WarnerMedia, Discovery announce their pick for their new combined company name
The new name comes after the May 17, 2021, announcement that the two companies would merge, with AT&T selling its stake in WarnerMedia, a conglomerate that includes, in addition to the various Warner Bros. ventures, CNN, HBO, TNT, TBS and more.
Along with the announcement of its intended name, Discovery also released an “initial” wordmark for the new venture, which appears heavily inspired by the classic Warner Bros. look of a gold shield emblem set against a blue sky with fluffy white clouds (the company announced a redesigned brand look in November 2019).
The logotype includes the letters rendered with an extreme extruded 3D effect that borders on a Microsoft Office WordArt look and also includes no reference to the iconic Discovery Inc. globe icon that’s been part of its branding for decades.
The tagline, at least for now, is “The stuff that dreams are made of” — a line from the classic Warner Bros. film “The Maltese Falcon,” and the initial lockup appears to have the tagline sort of “slapped on” the design.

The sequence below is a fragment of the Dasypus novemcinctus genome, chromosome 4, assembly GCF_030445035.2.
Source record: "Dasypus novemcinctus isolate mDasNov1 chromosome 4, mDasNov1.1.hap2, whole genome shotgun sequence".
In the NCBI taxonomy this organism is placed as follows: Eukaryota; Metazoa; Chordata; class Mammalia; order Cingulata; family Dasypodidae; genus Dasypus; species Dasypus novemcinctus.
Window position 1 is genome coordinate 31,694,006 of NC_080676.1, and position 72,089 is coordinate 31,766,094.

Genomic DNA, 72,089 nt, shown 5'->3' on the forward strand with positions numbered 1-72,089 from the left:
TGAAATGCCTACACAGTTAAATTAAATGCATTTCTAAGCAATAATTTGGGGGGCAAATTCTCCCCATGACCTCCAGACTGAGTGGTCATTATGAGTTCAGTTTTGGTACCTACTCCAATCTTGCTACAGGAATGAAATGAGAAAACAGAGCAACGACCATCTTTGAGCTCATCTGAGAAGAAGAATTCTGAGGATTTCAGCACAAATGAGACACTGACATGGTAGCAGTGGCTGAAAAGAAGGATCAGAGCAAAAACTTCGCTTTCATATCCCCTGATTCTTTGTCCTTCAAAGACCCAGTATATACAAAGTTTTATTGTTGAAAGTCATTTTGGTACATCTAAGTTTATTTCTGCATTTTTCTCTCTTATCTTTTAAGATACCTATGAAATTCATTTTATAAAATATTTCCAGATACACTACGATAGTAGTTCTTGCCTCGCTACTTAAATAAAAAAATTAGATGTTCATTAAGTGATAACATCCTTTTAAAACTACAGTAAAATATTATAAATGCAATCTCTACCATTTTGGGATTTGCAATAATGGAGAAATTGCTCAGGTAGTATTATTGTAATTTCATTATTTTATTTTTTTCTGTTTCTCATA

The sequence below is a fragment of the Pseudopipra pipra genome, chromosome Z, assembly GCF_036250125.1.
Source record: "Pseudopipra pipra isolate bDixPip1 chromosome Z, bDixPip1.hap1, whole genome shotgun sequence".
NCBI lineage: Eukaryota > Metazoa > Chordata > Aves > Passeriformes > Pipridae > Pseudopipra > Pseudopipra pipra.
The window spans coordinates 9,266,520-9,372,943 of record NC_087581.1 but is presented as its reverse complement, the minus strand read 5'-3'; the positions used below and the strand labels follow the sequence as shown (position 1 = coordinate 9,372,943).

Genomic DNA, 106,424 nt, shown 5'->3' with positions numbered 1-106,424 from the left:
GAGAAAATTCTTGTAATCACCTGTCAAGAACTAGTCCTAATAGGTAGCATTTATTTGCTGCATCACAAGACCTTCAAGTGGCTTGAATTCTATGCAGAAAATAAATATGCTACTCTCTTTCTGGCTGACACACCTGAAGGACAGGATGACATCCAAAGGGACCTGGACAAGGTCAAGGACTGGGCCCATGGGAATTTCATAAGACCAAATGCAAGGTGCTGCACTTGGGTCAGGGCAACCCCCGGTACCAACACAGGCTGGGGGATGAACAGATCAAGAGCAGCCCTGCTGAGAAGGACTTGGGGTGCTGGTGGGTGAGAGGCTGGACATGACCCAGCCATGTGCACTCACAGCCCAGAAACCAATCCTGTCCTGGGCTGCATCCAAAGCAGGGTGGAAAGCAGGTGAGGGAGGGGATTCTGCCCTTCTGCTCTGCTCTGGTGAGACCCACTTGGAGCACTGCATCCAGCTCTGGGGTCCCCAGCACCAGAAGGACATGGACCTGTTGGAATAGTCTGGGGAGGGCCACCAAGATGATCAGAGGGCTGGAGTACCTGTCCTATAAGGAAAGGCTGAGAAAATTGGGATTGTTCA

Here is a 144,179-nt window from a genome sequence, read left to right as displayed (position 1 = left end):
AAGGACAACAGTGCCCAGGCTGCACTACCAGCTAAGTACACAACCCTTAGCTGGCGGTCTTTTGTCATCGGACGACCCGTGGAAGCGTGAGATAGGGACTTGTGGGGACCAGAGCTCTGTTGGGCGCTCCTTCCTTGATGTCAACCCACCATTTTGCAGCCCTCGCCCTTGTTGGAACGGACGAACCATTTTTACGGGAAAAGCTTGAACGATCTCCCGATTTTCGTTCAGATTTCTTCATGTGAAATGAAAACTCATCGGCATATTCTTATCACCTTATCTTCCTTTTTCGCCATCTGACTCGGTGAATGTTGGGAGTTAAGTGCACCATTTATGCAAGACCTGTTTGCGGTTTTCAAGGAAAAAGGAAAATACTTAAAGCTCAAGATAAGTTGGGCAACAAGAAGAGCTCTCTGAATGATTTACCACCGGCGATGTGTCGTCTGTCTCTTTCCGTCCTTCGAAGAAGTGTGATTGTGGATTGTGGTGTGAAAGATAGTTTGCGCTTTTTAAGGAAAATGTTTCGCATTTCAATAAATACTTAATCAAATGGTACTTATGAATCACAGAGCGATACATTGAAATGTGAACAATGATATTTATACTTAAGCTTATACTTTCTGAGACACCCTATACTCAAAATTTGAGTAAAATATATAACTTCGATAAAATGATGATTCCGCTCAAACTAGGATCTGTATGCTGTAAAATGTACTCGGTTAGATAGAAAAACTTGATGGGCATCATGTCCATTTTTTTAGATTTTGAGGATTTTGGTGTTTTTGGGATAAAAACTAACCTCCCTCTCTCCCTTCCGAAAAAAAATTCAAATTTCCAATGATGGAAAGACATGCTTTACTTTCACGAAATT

“The Warner Bros. Discovery name will honor, celebrate and elevate the world’s most-storied creative studio in the world with the high quality, global nonfiction storytelling heritage of Discovery,” reads a statement from Discovery.
The Warner Bros. name is one of the oldest in the entertainment industry and survived through the Time Warner and AOL Time Warner days. It started as a film studio before evolving into Warner Communications.
The new name follows a widely used practice of combining, in some form or another, the names of the two companies involved in a merger, though it notably eschews the camel case trend that WarnerMedia itself used when it rebranded after AT&T acquired select Time Warner assets in 2018.
In other words, “WarnerDiscovery” or “DiscoveryWarner” weren’t picked.
From a typographic standpoint, the name “Warner Bros. Discovery” is a bit awkward because of the abbreviation of the word “brothers” and the resulting period that gets thrown in the middle of the name.
Could some audiences think the name of the company is “Warner Bros” as in “bros, what’s up?” or think the period is some kind of typographic stylization or full stop?
It’s important to note that the logo and tagline (and even the name) could all end up changing down the road. Companies often release initial designs and then end up making changes, sometimes significant, later on.